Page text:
Internet, heal thyself

The best way to secure the Internet is to create a self-healing network,

said Raj Reddy, co-chairman of the President's Information Technology Advisory

Committee (PITAC) and a computer science professor at Carnegie Mellon University.

In testimony last week before the Senate Commerce, Science and Transportation

Committee's Communications Subcommittee, Reddy said such a network would

catch problems as they occur.

"A self-healing network would work similar to the human immune system,"

he said. "It would constantly monitor the system, analyze what is in the

system, and if it finds something wrong within the system, immediately begin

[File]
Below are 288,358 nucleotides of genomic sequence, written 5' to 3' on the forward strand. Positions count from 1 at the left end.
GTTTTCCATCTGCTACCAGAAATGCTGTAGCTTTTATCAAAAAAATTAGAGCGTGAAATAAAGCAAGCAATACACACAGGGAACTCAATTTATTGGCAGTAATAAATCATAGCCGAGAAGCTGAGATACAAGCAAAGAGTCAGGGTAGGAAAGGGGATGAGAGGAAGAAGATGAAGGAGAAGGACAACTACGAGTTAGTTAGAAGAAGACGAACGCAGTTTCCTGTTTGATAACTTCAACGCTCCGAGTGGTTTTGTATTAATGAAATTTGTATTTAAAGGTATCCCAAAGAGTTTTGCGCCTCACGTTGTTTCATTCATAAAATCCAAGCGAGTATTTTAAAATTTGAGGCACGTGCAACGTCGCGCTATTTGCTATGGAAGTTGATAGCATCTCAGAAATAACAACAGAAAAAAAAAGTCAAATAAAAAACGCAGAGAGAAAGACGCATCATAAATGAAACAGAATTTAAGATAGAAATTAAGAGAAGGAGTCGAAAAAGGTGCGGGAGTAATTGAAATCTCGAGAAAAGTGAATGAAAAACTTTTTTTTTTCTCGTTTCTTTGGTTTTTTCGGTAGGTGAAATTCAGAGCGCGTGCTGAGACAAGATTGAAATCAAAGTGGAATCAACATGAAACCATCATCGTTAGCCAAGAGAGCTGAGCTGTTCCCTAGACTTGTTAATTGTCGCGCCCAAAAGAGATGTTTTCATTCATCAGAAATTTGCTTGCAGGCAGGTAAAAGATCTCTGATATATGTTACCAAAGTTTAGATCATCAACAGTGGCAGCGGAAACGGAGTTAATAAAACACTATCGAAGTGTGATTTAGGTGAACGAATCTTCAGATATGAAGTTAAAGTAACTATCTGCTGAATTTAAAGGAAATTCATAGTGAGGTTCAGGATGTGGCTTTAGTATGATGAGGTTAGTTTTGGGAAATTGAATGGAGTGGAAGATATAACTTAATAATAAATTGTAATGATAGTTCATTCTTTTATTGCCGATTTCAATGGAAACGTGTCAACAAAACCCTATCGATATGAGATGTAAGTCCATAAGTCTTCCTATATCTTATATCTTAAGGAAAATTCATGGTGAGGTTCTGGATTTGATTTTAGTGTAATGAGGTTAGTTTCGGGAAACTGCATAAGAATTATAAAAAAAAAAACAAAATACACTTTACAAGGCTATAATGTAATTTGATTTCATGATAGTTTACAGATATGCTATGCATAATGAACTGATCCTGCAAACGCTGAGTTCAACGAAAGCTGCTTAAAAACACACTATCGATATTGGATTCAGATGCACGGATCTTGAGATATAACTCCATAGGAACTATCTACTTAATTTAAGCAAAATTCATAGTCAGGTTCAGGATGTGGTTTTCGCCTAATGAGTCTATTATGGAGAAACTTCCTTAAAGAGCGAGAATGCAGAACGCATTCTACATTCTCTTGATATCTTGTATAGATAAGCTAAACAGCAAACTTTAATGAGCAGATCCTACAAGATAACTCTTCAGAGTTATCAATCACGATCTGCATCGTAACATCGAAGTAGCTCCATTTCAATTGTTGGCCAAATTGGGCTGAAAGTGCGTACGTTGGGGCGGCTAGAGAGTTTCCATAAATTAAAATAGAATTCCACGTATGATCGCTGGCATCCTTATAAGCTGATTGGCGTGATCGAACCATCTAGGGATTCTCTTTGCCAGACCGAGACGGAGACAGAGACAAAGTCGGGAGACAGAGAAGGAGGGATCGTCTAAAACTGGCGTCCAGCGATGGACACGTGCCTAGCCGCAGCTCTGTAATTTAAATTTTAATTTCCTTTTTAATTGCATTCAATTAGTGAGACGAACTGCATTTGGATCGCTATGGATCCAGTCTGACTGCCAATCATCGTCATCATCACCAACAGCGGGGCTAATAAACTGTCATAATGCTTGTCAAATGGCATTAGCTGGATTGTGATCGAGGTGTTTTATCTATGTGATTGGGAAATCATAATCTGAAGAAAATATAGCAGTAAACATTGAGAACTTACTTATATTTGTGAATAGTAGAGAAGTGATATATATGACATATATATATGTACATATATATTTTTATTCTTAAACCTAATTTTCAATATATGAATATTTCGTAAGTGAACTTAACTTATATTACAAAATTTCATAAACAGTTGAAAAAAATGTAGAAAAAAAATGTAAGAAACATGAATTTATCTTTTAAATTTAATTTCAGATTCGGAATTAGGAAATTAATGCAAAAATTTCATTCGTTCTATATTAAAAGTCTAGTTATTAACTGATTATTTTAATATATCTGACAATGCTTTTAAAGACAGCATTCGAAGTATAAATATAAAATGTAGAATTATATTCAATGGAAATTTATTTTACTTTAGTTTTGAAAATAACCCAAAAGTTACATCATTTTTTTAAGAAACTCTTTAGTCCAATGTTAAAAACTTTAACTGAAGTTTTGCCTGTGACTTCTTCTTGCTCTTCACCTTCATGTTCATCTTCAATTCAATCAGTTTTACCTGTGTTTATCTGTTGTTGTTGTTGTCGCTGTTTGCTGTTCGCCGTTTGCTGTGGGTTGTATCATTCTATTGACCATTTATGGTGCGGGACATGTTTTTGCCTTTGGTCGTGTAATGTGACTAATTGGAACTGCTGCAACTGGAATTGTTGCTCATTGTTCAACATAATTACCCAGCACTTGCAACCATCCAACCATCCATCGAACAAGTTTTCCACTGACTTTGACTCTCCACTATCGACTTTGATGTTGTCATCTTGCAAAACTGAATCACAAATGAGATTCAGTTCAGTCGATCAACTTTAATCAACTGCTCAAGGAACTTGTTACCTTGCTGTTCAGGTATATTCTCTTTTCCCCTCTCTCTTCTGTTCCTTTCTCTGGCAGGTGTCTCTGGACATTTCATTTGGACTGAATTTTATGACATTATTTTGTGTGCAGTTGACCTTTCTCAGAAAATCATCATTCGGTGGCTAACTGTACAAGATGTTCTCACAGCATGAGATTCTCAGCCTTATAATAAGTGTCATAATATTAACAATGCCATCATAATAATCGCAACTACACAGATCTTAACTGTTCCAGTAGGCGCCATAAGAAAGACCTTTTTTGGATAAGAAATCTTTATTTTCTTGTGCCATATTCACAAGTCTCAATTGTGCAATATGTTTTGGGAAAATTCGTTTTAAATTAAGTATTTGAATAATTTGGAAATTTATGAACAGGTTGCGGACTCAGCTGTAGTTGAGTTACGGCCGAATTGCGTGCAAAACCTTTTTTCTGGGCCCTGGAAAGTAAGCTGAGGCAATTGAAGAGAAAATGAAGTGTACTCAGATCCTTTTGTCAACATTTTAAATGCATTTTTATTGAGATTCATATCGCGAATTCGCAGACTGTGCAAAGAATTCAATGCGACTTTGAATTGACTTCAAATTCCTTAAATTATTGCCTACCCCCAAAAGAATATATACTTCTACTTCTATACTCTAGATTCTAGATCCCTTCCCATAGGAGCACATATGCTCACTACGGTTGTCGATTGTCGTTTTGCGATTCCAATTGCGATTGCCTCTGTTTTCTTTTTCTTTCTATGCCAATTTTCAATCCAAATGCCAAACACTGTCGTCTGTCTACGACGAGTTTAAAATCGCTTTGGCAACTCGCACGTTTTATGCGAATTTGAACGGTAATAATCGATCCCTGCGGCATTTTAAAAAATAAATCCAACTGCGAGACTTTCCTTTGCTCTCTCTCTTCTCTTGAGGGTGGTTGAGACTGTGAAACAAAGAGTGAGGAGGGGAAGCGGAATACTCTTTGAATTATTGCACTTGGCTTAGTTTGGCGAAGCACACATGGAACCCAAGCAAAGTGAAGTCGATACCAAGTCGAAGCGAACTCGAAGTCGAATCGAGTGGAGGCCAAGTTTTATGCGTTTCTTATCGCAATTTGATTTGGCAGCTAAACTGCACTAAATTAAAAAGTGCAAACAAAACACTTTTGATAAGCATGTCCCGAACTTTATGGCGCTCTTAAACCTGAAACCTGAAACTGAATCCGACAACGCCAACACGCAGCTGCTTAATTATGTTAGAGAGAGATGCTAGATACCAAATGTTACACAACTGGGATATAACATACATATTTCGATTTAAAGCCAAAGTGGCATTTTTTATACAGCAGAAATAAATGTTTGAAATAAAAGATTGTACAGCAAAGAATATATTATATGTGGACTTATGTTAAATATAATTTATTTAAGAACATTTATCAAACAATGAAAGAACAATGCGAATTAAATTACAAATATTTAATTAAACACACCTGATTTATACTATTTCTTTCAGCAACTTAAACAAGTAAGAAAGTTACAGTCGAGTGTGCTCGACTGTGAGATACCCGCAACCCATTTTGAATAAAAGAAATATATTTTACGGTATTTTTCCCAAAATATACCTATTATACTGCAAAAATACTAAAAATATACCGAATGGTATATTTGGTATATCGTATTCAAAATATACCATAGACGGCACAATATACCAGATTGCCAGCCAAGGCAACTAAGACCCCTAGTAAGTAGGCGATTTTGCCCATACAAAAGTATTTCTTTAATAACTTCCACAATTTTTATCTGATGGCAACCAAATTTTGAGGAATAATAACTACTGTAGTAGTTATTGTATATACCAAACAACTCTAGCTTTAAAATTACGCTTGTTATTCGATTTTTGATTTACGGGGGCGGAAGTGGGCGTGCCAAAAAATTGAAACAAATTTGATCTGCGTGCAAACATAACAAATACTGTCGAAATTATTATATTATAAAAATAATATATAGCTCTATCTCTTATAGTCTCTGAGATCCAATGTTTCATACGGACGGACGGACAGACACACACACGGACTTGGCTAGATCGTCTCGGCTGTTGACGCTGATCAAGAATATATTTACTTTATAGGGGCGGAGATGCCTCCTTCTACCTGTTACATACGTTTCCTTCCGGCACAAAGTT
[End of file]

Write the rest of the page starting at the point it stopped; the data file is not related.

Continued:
actions to remedy the problem."

Reddy testified on how to better secure the Internet. To develop the

technology for a more dependable Internet, Reddy urged the federal government

to fund a national network test bed. The arrangement would be similar to

the partnership created by several federal agencies and universities to

develop and test the high-speed Next Generation Internet.

The concept of survivability — ensuring that services are available when

needed and that information is delivered in a timely fashion — runs through

many of the funding recommendations in PITAC's February 1999 report to the

president, "Information Technology Research: Investing in Our Future." PITAC

is reviewing federal research plans and will issue new recommendations later

this year.

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